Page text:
Patient Experience of NHS Health Checks
A Systematic Review and Qualitative Synthesis
Published in: BMJ Open 2017;7:e017169. doi:10.1136/bmjopen-2017-017169
Posted on RAND.org on November 08, 2018
To review the experiences of patients attending NHS Health Checks in England.
A systematic review of quantitative and qualitative studies with a thematic synthesis of qualitative studies.
An electronic literature search of Medline, Embase, Health Management Information Consortium, Cumulative Index of Nursing and Allied Health Literature, Global Health, PsycInfo, Web of Science, OpenGrey, the Cochrane Library, National Health Service (NHS) Evidence, Google Scholar, Google, Clinical Trials.gov and the ISRCTN registry to 09/11/16 with no language restriction and manual screening of reference lists of all included papers.
Primary research reporting experiences of patients who have attended NHS Health Checks.
20 studies met the inclusion criteria, 9 reporting quantitative data and 15 qualitative data. There were consistently high levels of reported satisfaction in surveys, with over 80% feeling that they had benefited from an NHS Health Check. Data from qualitative studies showed that the NHS Health Check had been perceived to act as a wake-up call for many who reported having gone on to make substantial lifestyle changes which they attributed to the NHS Health Check. However, some had been left with a feeling of unmet expectations, were confused about or unable to remember their risk scores, found the lifestyle advice too simplistic and non-personalised or were confused about follow-up.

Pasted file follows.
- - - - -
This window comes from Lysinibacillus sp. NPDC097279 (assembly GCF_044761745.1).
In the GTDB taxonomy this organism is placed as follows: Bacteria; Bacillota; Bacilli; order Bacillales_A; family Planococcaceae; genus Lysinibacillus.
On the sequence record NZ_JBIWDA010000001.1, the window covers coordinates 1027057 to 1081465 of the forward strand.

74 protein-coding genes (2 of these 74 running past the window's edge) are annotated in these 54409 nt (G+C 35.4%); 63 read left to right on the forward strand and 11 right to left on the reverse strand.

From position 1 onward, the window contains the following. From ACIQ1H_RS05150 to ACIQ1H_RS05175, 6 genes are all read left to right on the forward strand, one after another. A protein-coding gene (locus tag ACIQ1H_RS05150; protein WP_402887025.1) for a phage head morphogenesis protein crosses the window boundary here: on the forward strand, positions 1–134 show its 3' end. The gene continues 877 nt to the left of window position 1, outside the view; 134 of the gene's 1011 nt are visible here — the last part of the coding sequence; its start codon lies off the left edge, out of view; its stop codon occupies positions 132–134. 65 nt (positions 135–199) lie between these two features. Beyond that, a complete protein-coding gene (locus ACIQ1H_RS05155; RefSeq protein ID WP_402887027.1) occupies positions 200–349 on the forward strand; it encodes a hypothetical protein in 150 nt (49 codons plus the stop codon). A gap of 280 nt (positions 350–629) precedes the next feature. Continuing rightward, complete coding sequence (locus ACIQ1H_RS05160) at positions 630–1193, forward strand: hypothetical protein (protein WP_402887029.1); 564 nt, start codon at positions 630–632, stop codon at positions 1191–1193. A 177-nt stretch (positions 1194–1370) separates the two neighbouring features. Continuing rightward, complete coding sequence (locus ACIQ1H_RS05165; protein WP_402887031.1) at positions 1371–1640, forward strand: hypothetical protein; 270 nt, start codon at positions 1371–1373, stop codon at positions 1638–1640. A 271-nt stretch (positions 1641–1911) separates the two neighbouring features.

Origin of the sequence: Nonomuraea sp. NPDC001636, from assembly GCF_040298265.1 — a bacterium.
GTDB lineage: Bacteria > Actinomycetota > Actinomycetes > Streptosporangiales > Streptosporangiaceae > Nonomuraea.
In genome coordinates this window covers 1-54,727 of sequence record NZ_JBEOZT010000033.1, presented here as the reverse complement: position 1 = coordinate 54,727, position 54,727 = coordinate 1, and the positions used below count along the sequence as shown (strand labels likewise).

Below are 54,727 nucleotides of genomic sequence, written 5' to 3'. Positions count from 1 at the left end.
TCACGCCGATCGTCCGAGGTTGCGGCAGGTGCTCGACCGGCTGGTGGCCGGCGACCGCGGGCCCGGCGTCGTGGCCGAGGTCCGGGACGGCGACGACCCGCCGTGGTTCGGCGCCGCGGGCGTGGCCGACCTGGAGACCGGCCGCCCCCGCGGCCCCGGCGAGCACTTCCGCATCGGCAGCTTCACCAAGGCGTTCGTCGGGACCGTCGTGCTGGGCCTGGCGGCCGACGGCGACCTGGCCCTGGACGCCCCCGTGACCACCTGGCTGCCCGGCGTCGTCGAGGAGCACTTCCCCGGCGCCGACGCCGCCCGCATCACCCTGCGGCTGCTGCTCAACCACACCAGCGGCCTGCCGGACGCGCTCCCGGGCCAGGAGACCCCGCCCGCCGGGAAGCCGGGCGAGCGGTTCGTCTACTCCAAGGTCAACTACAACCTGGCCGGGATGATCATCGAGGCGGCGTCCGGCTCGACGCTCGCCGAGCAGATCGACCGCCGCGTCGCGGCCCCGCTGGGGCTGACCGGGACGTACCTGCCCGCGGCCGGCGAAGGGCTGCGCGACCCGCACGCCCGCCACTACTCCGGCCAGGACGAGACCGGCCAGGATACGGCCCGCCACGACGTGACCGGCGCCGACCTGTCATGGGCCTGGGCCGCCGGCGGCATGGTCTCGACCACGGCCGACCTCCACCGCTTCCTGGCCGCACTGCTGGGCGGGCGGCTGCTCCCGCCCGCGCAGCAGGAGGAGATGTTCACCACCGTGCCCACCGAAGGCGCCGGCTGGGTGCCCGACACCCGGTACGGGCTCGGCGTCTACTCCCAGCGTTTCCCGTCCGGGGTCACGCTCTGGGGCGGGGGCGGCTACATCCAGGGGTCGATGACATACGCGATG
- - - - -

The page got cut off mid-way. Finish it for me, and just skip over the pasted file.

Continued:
While participants were generally very supportive of the NHS Health Check programme and examples of behaviour change were reported, there are a number of areas where improvements could be made. These include greater clarity around the aims of the programme within the promotional material, more proactive support for lifestyle change and greater appreciation of the challenges of communicating risk and the limitations of relying on the risk score alone as a trigger for facilitating behaviour change.